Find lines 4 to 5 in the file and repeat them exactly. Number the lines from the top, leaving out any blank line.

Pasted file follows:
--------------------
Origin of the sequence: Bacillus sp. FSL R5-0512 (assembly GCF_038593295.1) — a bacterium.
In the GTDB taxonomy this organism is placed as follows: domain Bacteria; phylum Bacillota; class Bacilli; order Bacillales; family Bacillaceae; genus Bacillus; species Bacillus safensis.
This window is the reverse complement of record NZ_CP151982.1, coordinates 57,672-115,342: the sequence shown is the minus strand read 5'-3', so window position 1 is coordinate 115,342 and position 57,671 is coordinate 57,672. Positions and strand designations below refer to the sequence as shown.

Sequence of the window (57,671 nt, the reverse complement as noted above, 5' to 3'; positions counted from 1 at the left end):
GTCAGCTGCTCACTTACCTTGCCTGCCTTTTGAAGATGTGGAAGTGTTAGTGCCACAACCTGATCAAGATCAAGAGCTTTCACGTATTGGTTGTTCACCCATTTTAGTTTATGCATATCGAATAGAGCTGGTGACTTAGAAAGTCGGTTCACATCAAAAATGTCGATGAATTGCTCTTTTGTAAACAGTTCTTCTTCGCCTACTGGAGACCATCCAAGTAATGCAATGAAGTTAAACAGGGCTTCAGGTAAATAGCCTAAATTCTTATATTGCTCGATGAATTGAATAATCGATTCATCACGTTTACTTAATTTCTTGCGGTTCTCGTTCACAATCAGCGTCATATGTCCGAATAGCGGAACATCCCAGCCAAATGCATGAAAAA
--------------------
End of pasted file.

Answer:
Sequence of the window (57,671 nt, the reverse complement as noted above, 5' to 3'; positions counted from 1 at the left end):
GTCAGCTGCTCACTTACCTTGCCTGCCTTTTGAAGATGTGGAAGTGTTAGTGCCACAACCTGATCAAGATCAAGAGCTTTCACGTATTGGTTGTTCACCCATTTTAGTTTATGCATATCGAATAGAGCTGGTGACTTAGAAAGTCGGTTCACATCAAAAATGTCGATGAATTGCTCTTTTGTAAACAGTTCTTCTTCGCCTACTGGAGACCATCCAAGTAATGCAATGAAGTTAAACAGGGCTTCAGGTAAATAGCCTAAATTCTTATATTGCTCGATGAATTGAATAATCGATTCATCACGTTTACTTAATTTCTTGCGGTTCTCGTTCACAATCAGCGTCATATGTCCGAATAGCGGAACATCCCAGCCAAATGCATGAAAAA